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Sales tacks. What to do with the high street holes caused by shop closures

October 31st, 2018

This has been a torrid time for many retailers. Every week brings news of another familiar high street shop on the skids. House of Fraser, Toys R Us, Maplins, Poundworld and Gaucho have all gone bust. Many household name chains are closing stores at a rate of knots. Rumours abound of big names struggling. 

You would be forgiven for thinking that retail spending had been hit. Far from it. Retail spending continues to grow.  It grew to the end of September by 3%.

Popular opinion has it that this reflects a move to spending online. According to this view, as a result of the likes of notonthehighstreet.com, far too many familiar names are not on the high street any more. 

There is such a shift, but this is far from the whole truth. In 2017, the most recent year for which we have figures, spending continued to grow at traditional shops by a perfectly respectable 2.7%. While online sales increased at a much more racy 15.9%, in absolute terms spending increased nearly as much at traditional shops (by just over £7 billion) as through online sales (by £8.2 billion). Online spending is increasing proportionately but it is not yet directly eating into retail spending in traditional shops, so far as we can see.

So other forces are also at play here. As well as a shift between modes of spending, there are, as always, shifts in spending patterns by type. Primark, Lidl and Aldi have been gaining market share and profits. At the other end of the spectrum, Harrods, Harvey Nichols, Fortnum & Masons and Selfridges have all posted buoyant profits.

The impact seems to have been felt most in the mid-market. Marks & Spencer, in many ways a bellwether, have endured three years of falling profits. This has been reflected in stock market valuations. JD Sports for a while had a higher market valuation than Marks & Spencer (recent market movements have reversed this). 

Well this is all very interesting but what does it mean? If you work for one of the struggling retailers, job security is a worry. The bigger social impact, however, is probably the effect on Britain’s towns. Whether or not these companies go bust, many are on a programme of closing shops. Marks & Spencer, Debenhams, Homebase, Mothercare and House of Fraser are all reducing the number of outlets. The high streets have lost Woolworths and BHS in the recent past. New shops are not taking their place. Retail life is being sucked out of Britain’s towns.

The most marginal outposts are often in the most marginal towns. Marks & Spencer is closing 100 shops by 2022. So far it has announced or implemented 35, which include Andover, Basildon, Birkenhead, Bournemouth, Bridlington, Clacton, Darlington, Dover, Durham, Falkirk, Fareham, Fleetwood, Keighley, Northampton, Portsmouth, Redditch, Slough, Stockport, Stockton and Walsall.  House of Fraser is closing 31 of its 59 stores, including Birkenhead (again), Bournemouth (again), Carlisle, Doncaster, Hull, Plymouth, Swindon and Wolverhampton. Debenhams have yet to unveil their list.  It no doubt will include a similar roll call of medium-sized towns.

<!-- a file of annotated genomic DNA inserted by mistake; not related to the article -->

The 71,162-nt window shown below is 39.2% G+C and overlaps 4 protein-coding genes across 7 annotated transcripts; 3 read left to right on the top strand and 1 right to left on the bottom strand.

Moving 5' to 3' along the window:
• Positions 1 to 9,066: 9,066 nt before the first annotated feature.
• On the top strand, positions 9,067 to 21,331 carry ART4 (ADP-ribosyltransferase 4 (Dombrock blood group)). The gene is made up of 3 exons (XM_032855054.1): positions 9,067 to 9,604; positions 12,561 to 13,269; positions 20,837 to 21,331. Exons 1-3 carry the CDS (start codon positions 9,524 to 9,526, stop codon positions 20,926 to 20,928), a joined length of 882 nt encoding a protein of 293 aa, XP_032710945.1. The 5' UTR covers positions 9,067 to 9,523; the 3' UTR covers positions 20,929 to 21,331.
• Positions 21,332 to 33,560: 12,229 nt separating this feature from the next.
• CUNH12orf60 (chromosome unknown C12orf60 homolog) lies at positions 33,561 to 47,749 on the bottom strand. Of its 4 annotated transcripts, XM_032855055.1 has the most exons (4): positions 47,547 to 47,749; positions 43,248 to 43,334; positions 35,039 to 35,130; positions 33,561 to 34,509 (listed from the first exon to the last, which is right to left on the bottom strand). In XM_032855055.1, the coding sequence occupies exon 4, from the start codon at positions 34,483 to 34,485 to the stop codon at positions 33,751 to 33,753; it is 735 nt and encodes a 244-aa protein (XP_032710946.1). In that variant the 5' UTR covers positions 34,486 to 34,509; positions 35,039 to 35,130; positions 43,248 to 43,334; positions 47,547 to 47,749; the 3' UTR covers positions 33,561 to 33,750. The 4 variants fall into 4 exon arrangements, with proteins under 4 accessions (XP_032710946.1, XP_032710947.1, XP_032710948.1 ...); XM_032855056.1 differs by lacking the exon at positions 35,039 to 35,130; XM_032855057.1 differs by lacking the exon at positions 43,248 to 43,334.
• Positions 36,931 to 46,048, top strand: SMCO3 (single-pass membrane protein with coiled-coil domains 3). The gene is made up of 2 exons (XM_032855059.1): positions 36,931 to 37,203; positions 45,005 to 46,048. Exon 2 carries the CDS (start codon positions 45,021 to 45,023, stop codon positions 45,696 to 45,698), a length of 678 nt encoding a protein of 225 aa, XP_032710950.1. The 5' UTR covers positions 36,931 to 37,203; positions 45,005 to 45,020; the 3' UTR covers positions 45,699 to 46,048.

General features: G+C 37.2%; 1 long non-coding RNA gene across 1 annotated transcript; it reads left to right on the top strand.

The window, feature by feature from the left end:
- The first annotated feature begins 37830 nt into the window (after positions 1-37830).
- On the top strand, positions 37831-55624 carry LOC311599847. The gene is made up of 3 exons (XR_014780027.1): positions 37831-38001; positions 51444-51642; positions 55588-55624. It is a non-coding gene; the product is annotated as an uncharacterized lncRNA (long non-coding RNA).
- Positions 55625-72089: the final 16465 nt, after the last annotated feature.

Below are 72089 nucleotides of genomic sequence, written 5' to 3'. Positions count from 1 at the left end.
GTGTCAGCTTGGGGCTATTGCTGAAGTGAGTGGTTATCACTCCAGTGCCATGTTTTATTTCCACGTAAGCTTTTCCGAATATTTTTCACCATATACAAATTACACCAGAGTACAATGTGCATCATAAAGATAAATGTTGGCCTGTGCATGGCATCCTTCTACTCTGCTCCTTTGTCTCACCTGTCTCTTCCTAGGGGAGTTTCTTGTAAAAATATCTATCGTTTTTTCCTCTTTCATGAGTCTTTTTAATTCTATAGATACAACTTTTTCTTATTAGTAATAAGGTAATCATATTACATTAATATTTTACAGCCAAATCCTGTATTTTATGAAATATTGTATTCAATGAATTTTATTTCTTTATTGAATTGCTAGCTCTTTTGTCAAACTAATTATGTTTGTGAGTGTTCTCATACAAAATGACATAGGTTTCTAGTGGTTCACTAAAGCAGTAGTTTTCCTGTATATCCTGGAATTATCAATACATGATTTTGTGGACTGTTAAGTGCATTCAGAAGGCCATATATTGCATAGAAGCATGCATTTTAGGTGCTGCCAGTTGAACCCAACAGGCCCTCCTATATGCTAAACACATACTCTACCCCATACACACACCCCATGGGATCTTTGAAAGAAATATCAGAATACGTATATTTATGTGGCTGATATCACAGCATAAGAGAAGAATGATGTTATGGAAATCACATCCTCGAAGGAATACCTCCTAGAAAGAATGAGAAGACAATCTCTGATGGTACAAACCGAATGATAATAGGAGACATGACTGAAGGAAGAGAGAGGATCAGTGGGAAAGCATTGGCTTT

These are very diverse places. But they have this much in common – none of them are world centres of anything and all of them have lots of people who quietly want a slightly better life for themselves – or at least, for life not to get any worse.

The cultural damage caused to these places by these closures will be substantial.  Often these shops were mute symbols of modest and respectable aspiration in places where anything exciting usually happened elsewhere.  Those places will feel smaller, less loved and more forlorn.

This problem has been much-commented on.  If you’re not looking at what Centre For Towns, an independent think tank with Labour roots, is doing then you’re missing a big part of the jigsaw puzzle that is British politics today.

Labour, noting that places like those listed have an outsize number of marginals, have been campaigning hard on the need to do more for the country’s towns, producing slick videos about the problems that towns face.  This looks like a smart strategy for them to pursue, and a definite improvement in this regard on the much more metropolitan campaign Ed Miliband had by default fought. Expect to see them continue with this theme.  There’s a reason why Jeremy Corbyn asks Prime Minister’s Questions about bus routes.

The Chancellor of the Exchequer took a couple of eye-catching steps in the budget to address this problem, imposing a new levy based on profits made online in Britain and easing restrictions on converting shops into residential property. Neither measure looks very meaningful. The amounts raised by the levy will be chickenfeed in the context of the problems the high streets face (it’s far from clear that shop closures are being driven by the move online anyway) and it’s all very well converting shops into residential property but you have to give people a reason to live there. 

There is a substantial danger that with the loss of a social heart, many towns will become dormitories for the poor, just as many of our coastal towns already have. With local government having undergone swingeing cuts this decade, the capacity for that to be addressed locally has been sharply reduced. The omens are not good.

So the question that now needs answering is what a lot of our towns are for. Right now, the politicians seem short on answers.

Alastair Meeks


PS – If you think you know Britain well, try this quiz. I got 82.